Summary: Juy 31, 1988. When we don’t have enough, materially, it’s easy to be spiritual, and we respond with gratitude. When we have enough, materially, it’s still easy to be spiritual, and we respond with responsibility.

You may not know it, but we may be in the vicinity of a piece of history. We may be in the neighborhood that gave rise to a revolution in the restaurant business. I cannot really document this, but at least in my limited observation, it was right here in this neighborhood that one enterprising restaurant invented something that has by now become an institution. And the reason that this particular gourmet practice has become an institution forms the jumping off spot for this morning’s message.

As far as I know or experienced, it was in what used to be known as Emerson’s restaurant, just a few blocks away at Eastern and Georgia Avenues, that the salad bar was invented. Now it may have been done elsewhere, but so far as the Washington area is concerned and far as my limited dabbling in haute cuisine is concerned, Emerson’s was the first.

When we moved to this area in 1971 and began to venture out to eat occasionally, we discovered this wonderful idea: that you could go back to the salad bar as often as you liked and could stock up on lettuce and celery and this and that. You could pile it high and you could even drape the whole sorry mess in blue cheese dressing, all for one price. That appealed to me. I think what appealed as much as anything was getting blue cheese dressing without paying extra. Remember when the waiter always said we have French or thousand island or blue cheese, the blue cheese is 25¢ extra? My dad would never let me get the blue cheese. But now here comes this wonderful idea of all the salad you can eat, blue cheese too, and you can keep on going back, plate after plate.

Well, as they say, the rest is history. And now you can go almost anywhere, from fast food to the finest hotel cabaret, and find a salad bar. It appeals to something inside of us ... and I am going to confess right out front that I have this something ... it appeals to our desire to get something for nothing or nearly nothing. It appeals to our need to feel as though we are really making a killing in the marketplace.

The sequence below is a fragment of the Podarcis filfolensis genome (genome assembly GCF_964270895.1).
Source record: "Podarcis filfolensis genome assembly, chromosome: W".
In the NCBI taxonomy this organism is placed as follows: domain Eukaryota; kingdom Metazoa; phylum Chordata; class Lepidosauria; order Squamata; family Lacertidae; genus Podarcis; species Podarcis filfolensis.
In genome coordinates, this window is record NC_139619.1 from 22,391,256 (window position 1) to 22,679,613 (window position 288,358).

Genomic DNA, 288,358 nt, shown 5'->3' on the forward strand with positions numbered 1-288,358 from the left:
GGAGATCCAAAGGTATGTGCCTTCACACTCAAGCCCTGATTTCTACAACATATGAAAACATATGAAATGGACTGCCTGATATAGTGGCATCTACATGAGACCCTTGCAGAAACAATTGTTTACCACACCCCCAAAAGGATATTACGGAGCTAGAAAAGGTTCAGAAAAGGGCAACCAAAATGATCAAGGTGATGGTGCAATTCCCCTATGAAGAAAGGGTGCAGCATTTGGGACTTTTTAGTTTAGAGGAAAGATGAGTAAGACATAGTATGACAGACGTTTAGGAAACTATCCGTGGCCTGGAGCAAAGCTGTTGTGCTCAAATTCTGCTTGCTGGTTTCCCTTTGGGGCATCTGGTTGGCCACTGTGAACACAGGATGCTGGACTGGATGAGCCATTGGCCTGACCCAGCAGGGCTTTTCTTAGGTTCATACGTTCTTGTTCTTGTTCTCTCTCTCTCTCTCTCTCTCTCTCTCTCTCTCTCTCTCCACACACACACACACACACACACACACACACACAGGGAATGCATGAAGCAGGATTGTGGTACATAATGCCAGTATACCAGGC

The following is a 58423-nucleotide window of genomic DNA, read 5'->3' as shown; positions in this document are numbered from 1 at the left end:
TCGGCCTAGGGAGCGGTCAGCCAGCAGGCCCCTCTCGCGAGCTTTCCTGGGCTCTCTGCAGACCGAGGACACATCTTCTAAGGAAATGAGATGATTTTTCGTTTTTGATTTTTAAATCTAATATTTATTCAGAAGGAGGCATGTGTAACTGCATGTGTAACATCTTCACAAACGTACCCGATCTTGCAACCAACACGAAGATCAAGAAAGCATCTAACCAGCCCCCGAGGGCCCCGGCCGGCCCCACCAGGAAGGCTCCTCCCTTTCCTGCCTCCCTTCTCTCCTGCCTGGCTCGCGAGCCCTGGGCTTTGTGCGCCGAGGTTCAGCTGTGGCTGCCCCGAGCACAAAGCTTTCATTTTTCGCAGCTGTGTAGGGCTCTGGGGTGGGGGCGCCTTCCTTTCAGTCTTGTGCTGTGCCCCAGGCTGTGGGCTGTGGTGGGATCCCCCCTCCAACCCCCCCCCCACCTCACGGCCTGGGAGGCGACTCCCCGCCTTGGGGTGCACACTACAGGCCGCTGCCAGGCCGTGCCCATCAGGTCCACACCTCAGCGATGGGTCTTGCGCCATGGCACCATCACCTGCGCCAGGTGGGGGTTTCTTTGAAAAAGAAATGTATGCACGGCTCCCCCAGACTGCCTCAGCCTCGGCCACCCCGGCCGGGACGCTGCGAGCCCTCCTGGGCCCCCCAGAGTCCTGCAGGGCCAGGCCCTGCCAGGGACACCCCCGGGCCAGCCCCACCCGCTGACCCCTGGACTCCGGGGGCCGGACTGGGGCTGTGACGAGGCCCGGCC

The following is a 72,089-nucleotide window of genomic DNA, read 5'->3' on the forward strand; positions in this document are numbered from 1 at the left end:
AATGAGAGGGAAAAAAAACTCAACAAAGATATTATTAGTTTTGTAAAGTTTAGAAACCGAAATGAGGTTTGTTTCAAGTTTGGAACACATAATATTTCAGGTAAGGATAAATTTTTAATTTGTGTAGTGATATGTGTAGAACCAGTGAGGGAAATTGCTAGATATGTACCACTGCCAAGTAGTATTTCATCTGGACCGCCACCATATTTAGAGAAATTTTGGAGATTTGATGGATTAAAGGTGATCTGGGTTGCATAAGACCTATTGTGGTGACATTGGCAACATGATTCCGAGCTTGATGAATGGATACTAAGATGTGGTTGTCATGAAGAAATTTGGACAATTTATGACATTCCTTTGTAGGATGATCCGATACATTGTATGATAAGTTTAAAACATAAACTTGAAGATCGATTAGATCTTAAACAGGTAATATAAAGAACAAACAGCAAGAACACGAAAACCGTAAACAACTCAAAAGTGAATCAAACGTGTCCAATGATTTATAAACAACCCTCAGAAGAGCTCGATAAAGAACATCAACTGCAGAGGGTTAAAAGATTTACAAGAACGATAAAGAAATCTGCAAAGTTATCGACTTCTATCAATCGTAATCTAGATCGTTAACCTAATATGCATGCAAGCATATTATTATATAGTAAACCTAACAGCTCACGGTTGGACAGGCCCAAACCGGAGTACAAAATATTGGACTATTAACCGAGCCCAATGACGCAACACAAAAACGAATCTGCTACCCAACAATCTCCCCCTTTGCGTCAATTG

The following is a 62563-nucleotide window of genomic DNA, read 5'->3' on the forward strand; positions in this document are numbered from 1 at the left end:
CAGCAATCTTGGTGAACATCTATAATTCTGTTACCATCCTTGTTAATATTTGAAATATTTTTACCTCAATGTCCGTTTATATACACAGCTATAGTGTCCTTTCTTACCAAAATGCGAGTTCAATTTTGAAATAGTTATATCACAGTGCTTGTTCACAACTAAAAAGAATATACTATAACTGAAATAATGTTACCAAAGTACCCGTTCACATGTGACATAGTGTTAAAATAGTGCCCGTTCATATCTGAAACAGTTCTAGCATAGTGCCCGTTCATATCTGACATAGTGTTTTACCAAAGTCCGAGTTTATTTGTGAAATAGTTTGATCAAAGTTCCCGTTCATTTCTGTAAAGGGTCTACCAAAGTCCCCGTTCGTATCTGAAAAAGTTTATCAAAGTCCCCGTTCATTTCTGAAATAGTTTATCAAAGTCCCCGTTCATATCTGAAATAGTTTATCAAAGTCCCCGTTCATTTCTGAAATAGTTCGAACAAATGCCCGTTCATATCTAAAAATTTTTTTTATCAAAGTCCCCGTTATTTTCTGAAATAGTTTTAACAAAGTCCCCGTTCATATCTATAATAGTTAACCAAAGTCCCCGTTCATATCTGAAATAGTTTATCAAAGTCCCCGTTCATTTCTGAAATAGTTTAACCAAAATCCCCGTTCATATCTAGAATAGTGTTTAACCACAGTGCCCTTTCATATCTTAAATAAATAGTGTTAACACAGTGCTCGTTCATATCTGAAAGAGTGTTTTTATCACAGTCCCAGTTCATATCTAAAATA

Never mind that it has now been revealed that the original purpose of the salad bar was to keep customers busy while the chefs finished their poker game in the kitchen before putting your steak on to grill; never mind that all that lettuce and other rabbit food is so cheap, relatively speaking, that you will fill up on that and never notice how small the meat portion is; never mind that it saves labor costs and thus helps the restaurant owner more than it helps you; the salad bar has become standard operating procedure because we like to think we are getting to belly up for all we want at little or no cost. Frankly, I consider it a moral obligation to go back for a second plate of salad. Even if the main course has arrived, even if it looks as though I could not possibly consume all that is set before me, I sit there thinking I’ve cheated myself if I do not go back for more cheese, more watermelon, more olives, more something.

My family still laughs about the lady of already generous proportions who preceded us at a salad bar over in Ocean City several years ago. She piled her plate high with every conceivable item, she laced it all with scoop after scoop of salad dressing, and when it was all about eight inches high, she plopped another plate on top, squeezed down the whole stash, and plunged it into a carryout bag. Whether it was edible is quite open to question, but she left happy, because she believed she was getting something more than she had paid for. She believed that she was beating the system at the bountiful buffet.

I suspect it is something like that which infects us as we find ourselves presented with God’s bountiful buffet. This world is so full of goodies, so rich in wonders, so tantalizing in its wealth, that we just decide to take, take, take, and we do not stop to think what the taking means or whether we need it or really want it. We are dazzled by all there is to have, and we throw discretion to the winds and take.

This world, according to the book of Deuteronomy, is in fact God’s bountiful buffet. The land of promise toward which He was leading His people was described as a land filled with every good thing they could possibly want. “For the Lord your God is bringing you into a good land, a land of brooks of water, of fountains and springs, flowing forth in valleys and hills, a land of wheat and barley, of vines and fig trees and pomegranates, a land of olive trees and honey, a land in which you will eat bread without scarcity, in which you will lack nothing.1I

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